Would people call you a worrier? Your friends? Family? Are you that person who gets stuck in their thinking? Well, you’re not alone. One problem that often comes up in coaching sessions is overthinking. What is overthinking, and how can we stop it? We live our lives through our thoughts. Inevitably, we will all get sucked into patterns of overthinking, especially when life is so busy.
What is overthinking?
Though overthinking is not a medical term, research shows it can negatively impact a person’s wellbeing. If you find yourself obsessively ruminating and fretting for long times, it’s a habit and caused in part by destructive thinking patterns. This vicious cycle can lead to a decline in mental health and depression.
Overthinking leads to fewer hours of sleep. Overthinking is tiring. Research shows that overthinking elevates stress levels, reduces creativity, clouds judgment, and removes the power to make decisions. Overthinking can prevent you from getting anything done and can play havoc on your emotional state.
While we all overthink situations from time to time, some people are plagued with a constant stream of thoughts all the time. Overthinkers tend to rehash conversations, second-guess decisions, and imagine disastrous outcomes all day, every day. (themuse.com).
Yet everyone overthinks sometimes. Some people do it more than others. Some of these people could suffer from anxiety disorders, but not everyone does. If we change our thinking, we can increase optimism, positivity, energy, and overall happiness.
Recognise you are overthinking
The first challenge is to acknowledge that you are overthinking in the first place! It’s only by realising that you overthink things that you can even do something about it. Your thoughts become your reality.
Whatever you think about over and over in your life is what you become. Now, you need to interrupt your thinking habits and focus on what you can control.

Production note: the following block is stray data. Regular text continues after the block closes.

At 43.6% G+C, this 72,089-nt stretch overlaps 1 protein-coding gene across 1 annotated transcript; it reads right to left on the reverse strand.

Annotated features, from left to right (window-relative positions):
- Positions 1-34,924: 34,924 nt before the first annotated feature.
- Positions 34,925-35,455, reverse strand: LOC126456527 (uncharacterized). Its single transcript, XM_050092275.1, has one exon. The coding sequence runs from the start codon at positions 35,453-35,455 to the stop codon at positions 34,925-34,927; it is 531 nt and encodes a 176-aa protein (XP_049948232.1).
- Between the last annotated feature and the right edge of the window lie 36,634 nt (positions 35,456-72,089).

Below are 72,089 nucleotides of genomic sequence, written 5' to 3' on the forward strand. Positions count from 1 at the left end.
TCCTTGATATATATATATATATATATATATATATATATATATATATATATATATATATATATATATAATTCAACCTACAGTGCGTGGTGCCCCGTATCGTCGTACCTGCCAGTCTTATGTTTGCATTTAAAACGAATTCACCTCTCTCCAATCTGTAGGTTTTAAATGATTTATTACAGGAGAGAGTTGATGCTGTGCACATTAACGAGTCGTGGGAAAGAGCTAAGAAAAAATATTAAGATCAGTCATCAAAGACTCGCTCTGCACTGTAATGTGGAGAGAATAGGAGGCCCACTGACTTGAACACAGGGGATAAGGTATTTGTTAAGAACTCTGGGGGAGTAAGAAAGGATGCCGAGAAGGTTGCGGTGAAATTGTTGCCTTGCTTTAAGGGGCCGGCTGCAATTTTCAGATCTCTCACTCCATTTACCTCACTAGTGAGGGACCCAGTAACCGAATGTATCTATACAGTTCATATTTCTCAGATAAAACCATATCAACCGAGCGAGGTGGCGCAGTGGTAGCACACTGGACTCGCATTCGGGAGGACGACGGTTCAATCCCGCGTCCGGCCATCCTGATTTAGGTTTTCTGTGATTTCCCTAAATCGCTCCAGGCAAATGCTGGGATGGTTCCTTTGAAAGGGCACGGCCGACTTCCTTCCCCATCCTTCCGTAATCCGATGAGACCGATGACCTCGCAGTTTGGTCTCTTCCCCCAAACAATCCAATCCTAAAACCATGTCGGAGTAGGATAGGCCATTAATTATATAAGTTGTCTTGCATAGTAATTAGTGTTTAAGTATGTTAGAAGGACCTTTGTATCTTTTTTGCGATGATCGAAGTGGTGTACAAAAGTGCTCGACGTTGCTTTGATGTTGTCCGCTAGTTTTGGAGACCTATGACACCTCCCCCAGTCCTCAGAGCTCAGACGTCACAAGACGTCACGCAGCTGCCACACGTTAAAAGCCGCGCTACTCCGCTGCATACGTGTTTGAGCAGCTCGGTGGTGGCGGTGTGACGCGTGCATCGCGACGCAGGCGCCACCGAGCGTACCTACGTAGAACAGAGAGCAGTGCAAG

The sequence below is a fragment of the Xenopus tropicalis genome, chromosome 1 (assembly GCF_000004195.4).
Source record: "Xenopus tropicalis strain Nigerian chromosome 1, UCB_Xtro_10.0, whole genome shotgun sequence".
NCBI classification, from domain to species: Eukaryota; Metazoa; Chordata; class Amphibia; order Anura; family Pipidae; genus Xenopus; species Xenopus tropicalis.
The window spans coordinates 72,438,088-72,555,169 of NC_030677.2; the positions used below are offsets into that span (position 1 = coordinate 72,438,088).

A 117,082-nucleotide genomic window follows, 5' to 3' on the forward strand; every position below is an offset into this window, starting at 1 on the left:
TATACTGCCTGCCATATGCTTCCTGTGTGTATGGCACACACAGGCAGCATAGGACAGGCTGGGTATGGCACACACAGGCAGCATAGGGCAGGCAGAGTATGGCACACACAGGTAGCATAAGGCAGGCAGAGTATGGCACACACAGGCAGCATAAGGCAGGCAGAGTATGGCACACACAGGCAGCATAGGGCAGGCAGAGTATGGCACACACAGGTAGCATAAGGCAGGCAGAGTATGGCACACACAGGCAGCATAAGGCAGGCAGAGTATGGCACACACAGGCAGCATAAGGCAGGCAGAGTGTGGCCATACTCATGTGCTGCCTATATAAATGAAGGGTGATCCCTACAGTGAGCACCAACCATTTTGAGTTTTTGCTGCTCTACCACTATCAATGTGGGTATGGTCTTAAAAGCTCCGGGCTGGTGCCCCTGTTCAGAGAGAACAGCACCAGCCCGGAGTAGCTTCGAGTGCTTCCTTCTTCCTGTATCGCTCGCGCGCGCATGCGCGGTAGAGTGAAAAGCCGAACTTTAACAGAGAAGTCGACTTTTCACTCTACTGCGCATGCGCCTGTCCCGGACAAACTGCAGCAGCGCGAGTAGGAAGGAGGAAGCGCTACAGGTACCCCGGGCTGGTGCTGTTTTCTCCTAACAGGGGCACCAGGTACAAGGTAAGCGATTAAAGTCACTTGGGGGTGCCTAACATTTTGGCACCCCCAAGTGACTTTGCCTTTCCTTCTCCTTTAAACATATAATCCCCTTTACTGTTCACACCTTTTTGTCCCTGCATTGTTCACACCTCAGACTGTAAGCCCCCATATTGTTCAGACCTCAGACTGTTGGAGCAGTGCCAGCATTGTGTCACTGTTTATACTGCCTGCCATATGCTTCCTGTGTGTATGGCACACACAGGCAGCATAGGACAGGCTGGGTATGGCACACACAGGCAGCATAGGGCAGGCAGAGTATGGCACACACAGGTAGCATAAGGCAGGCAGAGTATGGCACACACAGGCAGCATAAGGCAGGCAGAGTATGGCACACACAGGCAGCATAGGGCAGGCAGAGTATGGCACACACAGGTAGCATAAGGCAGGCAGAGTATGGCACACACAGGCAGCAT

Focus on What You Can Control
When worrying, take a minute to examine what you can do. First, acknowledge what’s on your mind. Second, broaden your perspective. Make a list of all your worries. Split the page into two. On one side – ‘Things I can’t control’ and on the other ‘Things I can’. Writing helps us with metacognitive thinking – making connections between our topics and patterns and ideas in our heads. Making time for writing can be hugely helpful to our wellbeing.
Write down some goals related to what you can control instead of worrying about what you can’t and what concerns you. Think of ways to cut and eliminate expenses instead of worrying about paying your bills. Then ask what else you can do to earn extra money or do differently. Take action in real life and get out of your head by shifting your attention from what you can’t control to that what you can.
It helps to take things in small steps and focus on one of them at a time to see progress. When you catch yourself overthinking, refocus on your list and goals to snap yourself out of the overthinking.
Is your brain always expecting the worst?
You, like most of us, are hardwired for pessimism. Don’t worry; it doesn’t make you a bad person! Pessimism is a throwback to a bygone era from prehistoric times, wired into our very DNA for our survival. But this can trap your brain in a cycle of constant over worry. Trying to control your thoughts is a surefire way for the idea to pop up again.
If you notice that your mind is going into overdrive, do something else rather than sit around – maybe exercise, do something creative, or talk to a friend or family member.
Get good quality sleep.
When we don’t get enough sleep, our mood suffers, and we find ourselves having more negative thoughts and feeling anxious. Lack of sleep can also increase depression, robbing us of our power to make decisions. It’s essential to have good quality sleep. Keeping a notebook by your bed is an excellent way to make sure you don’t have anything racing through your head.
Learn to breathe – properly
Just a few minutes of meditation, silence, and free thought a day can work wonders for your state of mind.
It takes practice to clear your head, but you’ll see the benefits and improve your health if you do it daily.